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Retrieving a Sensor Object

To retrieve a sensor object, you use the ISensorManager interface. You can think of this interface as the root interface for the Sensor API. To use ISensorManager, you must first call the COM CoCreateInstance method.

The following example code creates an instance of the sensor manager.


// Create the sensor manager.
hr = CoCreateInstance(CLSID_SensorManager, 
                        NULL, CLSCTX_INPROC_SERVER,
                        IID_PPV_ARGS(&pSensorManager));

if(hr == HRESULT_FROM_WIN32(ERROR_ACCESS_DISABLED_BY_POLICY))
{
    // Unable to retrieve sensor manager due to 
    // group policy settings. Alert the user.
}


After successfully retrieving a pointer to ISensorManager, you can retrieve sensors by category, type, or ID. If you retrieve sensors by type or category, you receive a pointer to an ISensorCollection interface that contains all the available sensors that belong to the requested category or type. If you retrieve a sensor by its ID, you receive a pointer to an ISensor interface that represents the unique sensor you requested.

The following example code retrieves a collection of sensors that belong to the category named SAMPLE_SENSOR_CATEGORY_DATE_TIME. The code then retrieves the first sensor in the collection by its index.


// Get the sensor collection.
hr = pSensorManager->GetSensorsByCategory(SAMPLE_SENSOR_CATEGORY_DATE_TIME, &pSensorColl);
  
if(SUCCEEDED(hr))
{
    ULONG ulCount = 0;

    // Verify that the collection contains
    // at least one sensor.
    hr = pSensorColl->GetCount(&ulCount);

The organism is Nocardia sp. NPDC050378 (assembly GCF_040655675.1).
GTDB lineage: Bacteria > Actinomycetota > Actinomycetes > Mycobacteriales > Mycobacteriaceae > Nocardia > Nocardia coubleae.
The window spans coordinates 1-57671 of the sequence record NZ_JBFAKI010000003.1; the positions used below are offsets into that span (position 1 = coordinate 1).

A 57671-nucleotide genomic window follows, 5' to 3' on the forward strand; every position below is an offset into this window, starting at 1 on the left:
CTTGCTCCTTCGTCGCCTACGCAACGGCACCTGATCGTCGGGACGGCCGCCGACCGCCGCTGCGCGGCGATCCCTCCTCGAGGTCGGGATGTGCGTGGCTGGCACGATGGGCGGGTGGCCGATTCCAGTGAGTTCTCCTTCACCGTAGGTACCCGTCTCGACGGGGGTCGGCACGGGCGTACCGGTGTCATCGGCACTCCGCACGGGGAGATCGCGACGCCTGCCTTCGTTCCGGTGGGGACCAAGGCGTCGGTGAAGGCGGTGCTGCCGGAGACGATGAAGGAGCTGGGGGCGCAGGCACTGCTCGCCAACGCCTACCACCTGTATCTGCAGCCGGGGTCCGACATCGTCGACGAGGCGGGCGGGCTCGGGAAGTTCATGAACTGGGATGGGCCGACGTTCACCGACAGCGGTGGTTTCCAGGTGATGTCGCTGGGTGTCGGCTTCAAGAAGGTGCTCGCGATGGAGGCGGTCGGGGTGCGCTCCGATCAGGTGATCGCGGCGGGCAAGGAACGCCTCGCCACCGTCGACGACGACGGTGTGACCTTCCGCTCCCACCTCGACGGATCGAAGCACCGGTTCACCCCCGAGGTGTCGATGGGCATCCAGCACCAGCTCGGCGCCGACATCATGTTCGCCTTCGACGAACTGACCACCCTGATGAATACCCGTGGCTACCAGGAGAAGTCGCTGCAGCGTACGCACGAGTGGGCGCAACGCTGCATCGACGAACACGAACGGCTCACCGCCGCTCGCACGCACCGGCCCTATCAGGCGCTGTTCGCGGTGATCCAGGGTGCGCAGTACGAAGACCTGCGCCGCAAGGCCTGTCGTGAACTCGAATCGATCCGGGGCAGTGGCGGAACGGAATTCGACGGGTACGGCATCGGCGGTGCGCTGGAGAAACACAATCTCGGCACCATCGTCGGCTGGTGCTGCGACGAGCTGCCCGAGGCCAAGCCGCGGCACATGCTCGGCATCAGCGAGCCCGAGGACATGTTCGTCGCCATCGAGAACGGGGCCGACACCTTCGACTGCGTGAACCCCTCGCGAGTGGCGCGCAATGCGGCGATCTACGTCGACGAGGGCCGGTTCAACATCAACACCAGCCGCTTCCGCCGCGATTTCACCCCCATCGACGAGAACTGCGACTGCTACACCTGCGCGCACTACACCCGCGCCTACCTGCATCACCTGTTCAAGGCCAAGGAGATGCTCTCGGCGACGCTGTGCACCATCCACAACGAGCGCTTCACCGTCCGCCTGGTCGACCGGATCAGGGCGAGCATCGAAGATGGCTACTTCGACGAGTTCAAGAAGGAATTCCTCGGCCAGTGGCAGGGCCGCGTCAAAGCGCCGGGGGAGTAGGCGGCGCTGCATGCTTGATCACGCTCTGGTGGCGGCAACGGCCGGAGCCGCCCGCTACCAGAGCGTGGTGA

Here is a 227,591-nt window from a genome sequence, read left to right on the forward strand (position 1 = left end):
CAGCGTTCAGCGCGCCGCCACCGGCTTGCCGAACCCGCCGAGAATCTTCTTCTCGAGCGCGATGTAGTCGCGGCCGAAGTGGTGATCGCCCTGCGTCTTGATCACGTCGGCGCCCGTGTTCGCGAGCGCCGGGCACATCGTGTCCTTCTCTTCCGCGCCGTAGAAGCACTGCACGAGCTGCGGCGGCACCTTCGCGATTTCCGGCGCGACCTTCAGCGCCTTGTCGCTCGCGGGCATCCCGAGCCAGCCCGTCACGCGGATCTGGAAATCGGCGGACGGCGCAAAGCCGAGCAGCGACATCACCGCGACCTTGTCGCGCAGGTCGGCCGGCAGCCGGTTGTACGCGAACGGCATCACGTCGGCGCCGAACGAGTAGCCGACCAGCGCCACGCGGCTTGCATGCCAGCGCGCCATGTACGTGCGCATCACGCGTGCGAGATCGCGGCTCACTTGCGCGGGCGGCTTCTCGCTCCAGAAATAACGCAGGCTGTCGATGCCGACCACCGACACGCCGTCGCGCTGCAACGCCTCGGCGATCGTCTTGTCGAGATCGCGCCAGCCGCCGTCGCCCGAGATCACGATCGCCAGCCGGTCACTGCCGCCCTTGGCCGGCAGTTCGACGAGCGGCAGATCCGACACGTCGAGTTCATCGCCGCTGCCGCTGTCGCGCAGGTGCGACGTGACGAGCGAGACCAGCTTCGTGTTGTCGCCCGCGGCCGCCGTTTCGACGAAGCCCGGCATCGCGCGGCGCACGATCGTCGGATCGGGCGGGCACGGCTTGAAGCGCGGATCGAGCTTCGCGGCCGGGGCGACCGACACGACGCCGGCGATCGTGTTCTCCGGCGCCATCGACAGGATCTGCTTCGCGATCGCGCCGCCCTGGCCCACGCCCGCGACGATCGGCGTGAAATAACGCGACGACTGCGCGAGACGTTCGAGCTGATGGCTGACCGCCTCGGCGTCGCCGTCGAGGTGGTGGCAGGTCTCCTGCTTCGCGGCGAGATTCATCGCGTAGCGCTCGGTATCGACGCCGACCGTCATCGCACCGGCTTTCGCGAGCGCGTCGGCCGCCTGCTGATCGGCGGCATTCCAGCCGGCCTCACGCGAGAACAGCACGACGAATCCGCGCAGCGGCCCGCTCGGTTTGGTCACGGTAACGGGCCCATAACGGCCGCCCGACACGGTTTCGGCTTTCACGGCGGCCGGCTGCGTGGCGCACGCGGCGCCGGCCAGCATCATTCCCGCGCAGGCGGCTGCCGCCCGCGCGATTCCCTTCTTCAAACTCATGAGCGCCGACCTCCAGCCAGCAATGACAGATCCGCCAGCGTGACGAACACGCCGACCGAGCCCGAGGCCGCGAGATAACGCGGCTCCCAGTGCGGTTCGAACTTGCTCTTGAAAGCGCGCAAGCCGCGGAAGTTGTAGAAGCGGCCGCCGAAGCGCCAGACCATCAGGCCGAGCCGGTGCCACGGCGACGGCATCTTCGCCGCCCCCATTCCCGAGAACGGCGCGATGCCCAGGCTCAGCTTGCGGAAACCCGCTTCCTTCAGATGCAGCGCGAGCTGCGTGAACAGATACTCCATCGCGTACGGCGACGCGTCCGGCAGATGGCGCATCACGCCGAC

if(SUCCEEDED(hr))
    {
        if(ulCount < 1)
        {
            wprintf_s(L"\nNo sensors of the requested category.\n");
            hr = E_UNEXPECTED;
        }
    }
}

if(SUCCEEDED(hr))
{
    // Get the first available sensor.
    hr = pSensorColl->GetAt(0, &pSensor);
}


Note that you can retrieve all of the available sensors by using SENSOR_CATEGORY_ALL.

In a similar way, you can retrieve sensors of a particular type.

The following example code retrieves a collection of sensors of the type named SAMPLE_SENSOR_TYPE_TIME. The code then retrieves the first sensor in the collection by its index.


// Get the sensor collection.
hr = pSensorManager->GetSensorsByType(SAMPLE_SENSOR_TYPE_TIME, &pSensorColl);
  
if(SUCCEEDED(hr))
{
    ULONG ulCount = 0;

    // Verify that the collection contains
    // at least one sensor.
    hr = pSensorColl->GetCount(&ulCount);

    if(SUCCEEDED(hr))
    {
        if(ulCount < 1)
        {
            wprintf_s(L"\nNo sensors of the requested type.\n");
            hr = E_UNEXPECTED;
        }
    }
}

if(SUCCEEDED(hr))
{
    // Get the first available sensor.
    hr = pSensorColl->GetAt(0, &pSensor);
}


To retrieve a sensor by its ID, you must know the unique ID for the sensor. Sensors usually generate this ID when first connected to enable you to identify multiple sensors of the same make and model. This means that you probably will not know the sensor ID in advance. However, if you have stored a copy of a particular sensor ID that you previously retrieved, for example by calling ISensor::GetID, you may want to retrieve the same sensor again.

The following example code shows how to retrieve a sensor by using its ID.


ISensor* pSensor = NULL;

// Get the sensor collection.
hr = pSensorManager->GetSensorByID(SAMPLE_SENSOR_TIME_ID, &pSensor);



You can also retrieve sensors when they become available by receiving an event from the sensor manager. For more information, see ISensorManager::SetEventSink.

Related topics

ISensorManagerEvents::OnSensorEnter

 

 

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